According to a recent survey, burned out nurses are more likely to spread infections. Here’s all the gory details: Burned-out Nurses linked to more infections in patients.
Having been a burned out nurse, I can see where this might happen. You’re tired, you’re pushed daily to give care to sicker and sicker patients and there’s more of them. Those of us who have tread that road know that it is not an intentional thing. These are small mistakes made through inattention, missed attention, attention focused on too many other things, complications of being pulled 7 ways at once that being a bedside nurse in inherent to.
But according to many comments left on the article, nurses are lazy and sit around all the time, it is all a conspiracy by the Man to keep the proletariat down, that being abused is part of the job, that we should just get over it and do our job correctly or get out of the profession. Very few voices of reason rang out, but this is the Internet and trolls abound. No one really gets it.
There is little to discuss why burnout happens or what our employers can do to help with burn out except for a short superficial look at staffing ratios. Unfortunately, staffing ratios are not a panacea, they are a means to an end, but unless coupled to acuity it is meaningless. Too often the cause is that there is too fluid of a patient population with huge swings in census, that hospital profits and administrator salaries are put ahead of nursing staffing, that reimbursement for many stays is a joke and that our patients are sicker than before.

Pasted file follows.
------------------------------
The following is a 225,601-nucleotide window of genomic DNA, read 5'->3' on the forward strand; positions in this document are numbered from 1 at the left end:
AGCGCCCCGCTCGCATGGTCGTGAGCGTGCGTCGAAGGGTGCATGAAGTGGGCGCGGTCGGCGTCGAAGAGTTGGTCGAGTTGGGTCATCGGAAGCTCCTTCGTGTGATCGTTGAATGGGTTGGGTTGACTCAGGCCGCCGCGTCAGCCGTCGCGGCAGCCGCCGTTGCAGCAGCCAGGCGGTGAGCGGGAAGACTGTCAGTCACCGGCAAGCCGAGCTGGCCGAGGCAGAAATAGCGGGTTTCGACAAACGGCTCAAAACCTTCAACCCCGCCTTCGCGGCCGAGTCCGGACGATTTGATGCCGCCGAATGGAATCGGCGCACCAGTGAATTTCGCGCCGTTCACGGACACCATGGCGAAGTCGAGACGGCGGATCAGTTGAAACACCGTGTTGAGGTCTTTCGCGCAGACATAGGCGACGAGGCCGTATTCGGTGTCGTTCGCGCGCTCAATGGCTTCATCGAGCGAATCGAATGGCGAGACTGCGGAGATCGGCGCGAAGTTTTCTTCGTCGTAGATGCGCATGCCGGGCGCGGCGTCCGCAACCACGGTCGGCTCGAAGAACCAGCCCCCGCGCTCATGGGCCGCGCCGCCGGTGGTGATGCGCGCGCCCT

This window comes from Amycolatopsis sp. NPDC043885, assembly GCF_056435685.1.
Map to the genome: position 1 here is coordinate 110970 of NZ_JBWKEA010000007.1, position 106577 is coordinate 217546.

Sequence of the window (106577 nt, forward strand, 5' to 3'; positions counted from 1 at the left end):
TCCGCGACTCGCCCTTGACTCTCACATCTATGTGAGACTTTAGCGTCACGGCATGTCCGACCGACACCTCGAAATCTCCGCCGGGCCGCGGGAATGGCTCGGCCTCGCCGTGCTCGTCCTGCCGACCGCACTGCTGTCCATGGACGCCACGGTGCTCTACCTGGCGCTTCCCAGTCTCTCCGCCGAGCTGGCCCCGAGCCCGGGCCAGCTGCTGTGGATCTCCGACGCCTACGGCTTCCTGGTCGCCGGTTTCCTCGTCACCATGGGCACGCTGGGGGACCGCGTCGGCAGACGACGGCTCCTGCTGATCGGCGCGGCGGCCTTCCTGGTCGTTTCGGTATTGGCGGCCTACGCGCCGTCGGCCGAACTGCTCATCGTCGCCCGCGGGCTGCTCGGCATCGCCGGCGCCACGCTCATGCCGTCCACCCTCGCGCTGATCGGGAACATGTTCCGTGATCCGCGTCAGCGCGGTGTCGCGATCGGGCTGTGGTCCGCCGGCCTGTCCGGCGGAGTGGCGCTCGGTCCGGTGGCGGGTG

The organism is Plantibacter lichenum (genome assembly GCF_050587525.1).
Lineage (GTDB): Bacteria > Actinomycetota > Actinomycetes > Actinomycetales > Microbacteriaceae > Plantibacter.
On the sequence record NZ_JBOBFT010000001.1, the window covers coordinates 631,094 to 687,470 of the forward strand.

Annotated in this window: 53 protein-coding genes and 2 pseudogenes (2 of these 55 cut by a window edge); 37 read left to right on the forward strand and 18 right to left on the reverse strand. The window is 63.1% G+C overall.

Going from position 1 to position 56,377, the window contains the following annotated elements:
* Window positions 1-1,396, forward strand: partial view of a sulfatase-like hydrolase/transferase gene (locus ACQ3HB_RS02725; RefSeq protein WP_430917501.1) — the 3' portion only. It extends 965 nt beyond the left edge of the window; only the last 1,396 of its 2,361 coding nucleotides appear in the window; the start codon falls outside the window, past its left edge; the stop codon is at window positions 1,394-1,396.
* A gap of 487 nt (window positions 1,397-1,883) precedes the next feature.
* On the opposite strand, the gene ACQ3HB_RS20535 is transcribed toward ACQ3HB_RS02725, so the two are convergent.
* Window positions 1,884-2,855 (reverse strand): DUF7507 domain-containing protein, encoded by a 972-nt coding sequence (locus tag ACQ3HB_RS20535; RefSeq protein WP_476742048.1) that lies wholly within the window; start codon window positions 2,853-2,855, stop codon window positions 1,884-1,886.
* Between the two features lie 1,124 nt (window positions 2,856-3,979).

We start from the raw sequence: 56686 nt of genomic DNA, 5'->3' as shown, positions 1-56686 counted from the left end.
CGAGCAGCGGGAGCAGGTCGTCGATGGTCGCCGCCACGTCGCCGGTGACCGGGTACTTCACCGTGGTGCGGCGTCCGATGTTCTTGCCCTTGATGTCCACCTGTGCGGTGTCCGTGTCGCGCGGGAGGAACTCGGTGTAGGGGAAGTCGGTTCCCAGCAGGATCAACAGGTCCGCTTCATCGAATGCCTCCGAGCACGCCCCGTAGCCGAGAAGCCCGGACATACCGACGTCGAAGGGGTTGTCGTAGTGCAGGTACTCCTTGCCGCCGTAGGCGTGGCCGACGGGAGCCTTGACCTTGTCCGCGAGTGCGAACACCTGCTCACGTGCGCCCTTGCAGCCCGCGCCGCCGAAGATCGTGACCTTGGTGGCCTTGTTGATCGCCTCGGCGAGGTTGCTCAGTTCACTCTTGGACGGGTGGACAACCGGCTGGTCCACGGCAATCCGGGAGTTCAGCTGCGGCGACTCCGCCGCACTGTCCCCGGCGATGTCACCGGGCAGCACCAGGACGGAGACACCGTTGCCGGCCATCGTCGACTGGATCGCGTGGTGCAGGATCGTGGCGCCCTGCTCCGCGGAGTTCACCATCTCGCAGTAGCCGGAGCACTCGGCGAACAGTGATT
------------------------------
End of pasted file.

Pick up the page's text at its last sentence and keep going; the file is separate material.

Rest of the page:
There is hope though as the article mentions that when burnout symptoms ease, rates of infection go down. This highlights the obvious: happy nurses are nurses who can deliver the best care. Simple really. Too bad the things that would make many happy are the things that hospitals themselves would never realize. Instead they will continue to bury nurses under a blizzard of pointless paperwork, poor staffing, sicker patients, poorer compensation and even poorer support from those above in the hierarchy. We need though to learn as nurses how to keep us from transforming into Typhoid Mary even though we might be burned out and understanding of what can happen is the first step.
It’s odd, I figured this unemployment thing would be like a vacation. Sit back, relax, catch up on things left unread, do some housework while slowly getting things for the imminent move together. I figured I would not miss working, prepping for work or the actual time spent going to work.
Yeah. Wrong on all counts.
Admittedly I’ve done a fair bit of relaxing. There have been many days of sitting around in sweats like some somewhat thinner suburban version of Jabba the Hut, dropping whatever snacks were within reach into my maw, ordering minions to do things (at least in my head). I’ve spent some quality time on Twitter, on some blogs, scoping out new places to ride when we move, but have done little of anything constructive. The place looks pretty much exactly like it did the week I stopped working. Packing? Psshh. Attacking the list of things I need to accomplish for the week? Did (the easy) 50%.